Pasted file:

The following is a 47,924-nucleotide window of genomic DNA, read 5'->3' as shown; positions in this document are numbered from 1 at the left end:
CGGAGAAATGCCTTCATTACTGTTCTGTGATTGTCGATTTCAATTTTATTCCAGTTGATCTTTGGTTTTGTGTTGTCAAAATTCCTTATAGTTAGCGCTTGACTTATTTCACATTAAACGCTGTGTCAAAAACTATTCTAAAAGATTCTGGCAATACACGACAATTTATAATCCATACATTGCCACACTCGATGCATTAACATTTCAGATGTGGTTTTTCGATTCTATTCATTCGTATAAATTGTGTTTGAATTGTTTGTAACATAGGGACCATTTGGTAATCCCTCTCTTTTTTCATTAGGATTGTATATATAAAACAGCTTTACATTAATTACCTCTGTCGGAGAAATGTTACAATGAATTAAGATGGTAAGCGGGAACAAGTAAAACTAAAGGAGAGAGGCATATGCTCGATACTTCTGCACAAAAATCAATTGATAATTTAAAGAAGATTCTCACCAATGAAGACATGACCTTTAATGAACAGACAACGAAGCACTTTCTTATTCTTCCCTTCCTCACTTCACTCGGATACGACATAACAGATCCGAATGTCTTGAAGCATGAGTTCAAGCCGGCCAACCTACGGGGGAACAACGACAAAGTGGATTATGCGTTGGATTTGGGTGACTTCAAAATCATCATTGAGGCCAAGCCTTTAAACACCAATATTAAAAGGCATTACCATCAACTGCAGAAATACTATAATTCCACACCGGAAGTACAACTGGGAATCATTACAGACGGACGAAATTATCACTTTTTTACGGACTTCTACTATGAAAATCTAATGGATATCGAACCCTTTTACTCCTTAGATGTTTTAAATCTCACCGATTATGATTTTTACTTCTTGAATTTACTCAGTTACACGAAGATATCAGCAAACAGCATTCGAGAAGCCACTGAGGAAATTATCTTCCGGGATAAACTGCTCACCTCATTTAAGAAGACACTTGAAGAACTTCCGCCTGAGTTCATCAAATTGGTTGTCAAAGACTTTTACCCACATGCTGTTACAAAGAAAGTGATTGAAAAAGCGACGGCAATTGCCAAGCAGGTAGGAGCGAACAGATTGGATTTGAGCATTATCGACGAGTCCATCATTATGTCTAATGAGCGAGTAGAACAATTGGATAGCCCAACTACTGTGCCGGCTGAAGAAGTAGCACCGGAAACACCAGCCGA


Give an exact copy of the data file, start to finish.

The following is a 47,924-nucleotide window of genomic DNA, read 5'->3' as shown; positions in this document are numbered from 1 at the left end:
CGGAGAAATGCCTTCATTACTGTTCTGTGATTGTCGATTTCAATTTTATTCCAGTTGATCTTTGGTTTTGTGTTGTCAAAATTCCTTATAGTTAGCGCTTGACTTATTTCACATTAAACGCTGTGTCAAAAACTATTCTAAAAGATTCTGGCAATACACGACAATTTATAATCCATACATTGCCACACTCGATGCATTAACATTTCAGATGTGGTTTTTCGATTCTATTCATTCGTATAAATTGTGTTTGAATTGTTTGTAACATAGGGACCATTTGGTAATCCCTCTCTTTTTTCATTAGGATTGTATATATAAAACAGCTTTACATTAATTACCTCTGTCGGAGAAATGTTACAATGAATTAAGATGGTAAGCGGGAACAAGTAAAACTAAAGGAGAGAGGCATATGCTCGATACTTCTGCACAAAAATCAATTGATAATTTAAAGAAGATTCTCACCAATGAAGACATGACCTTTAATGAACAGACAACGAAGCACTTTCTTATTCTTCCCTTCCTCACTTCACTCGGATACGACATAACAGATCCGAATGTCTTGAAGCATGAGTTCAAGCCGGCCAACCTACGGGGGAACAACGACAAAGTGGATTATGCGTTGGATTTGGGTGACTTCAAAATCATCATTGAGGCCAAGCCTTTAAACACCAATATTAAAAGGCATTACCATCAACTGCAGAAATACTATAATTCCACACCGGAAGTACAACTGGGAATCATTACAGACGGACGAAATTATCACTTTTTTACGGACTTCTACTATGAAAATCTAATGGATATCGAACCCTTTTACTCCTTAGATGTTTTAAATCTCACCGATTATGATTTTTACTTCTTGAATTTACTCAGTTACACGAAGATATCAGCAAACAGCATTCGAGAAGCCACTGAGGAAATTATCTTCCGGGATAAACTGCTCACCTCATTTAAGAAGACACTTGAAGAACTTCCGCCTGAGTTCATCAAATTGGTTGTCAAAGACTTTTACCCACATGCTGTTACAAAGAAAGTGATTGAAAAAGCGACGGCAATTGCCAAGCAGGTAGGAGCGAACAGATTGGATTTGAGCATTATCGACGAGTCCATCATTATGTCTAATGAGCGAGTAGAACAATTGGATAGCCCAACTACTGTGCCGGCTGAAGAAGTAGCACCGGAAACACCAGCCGA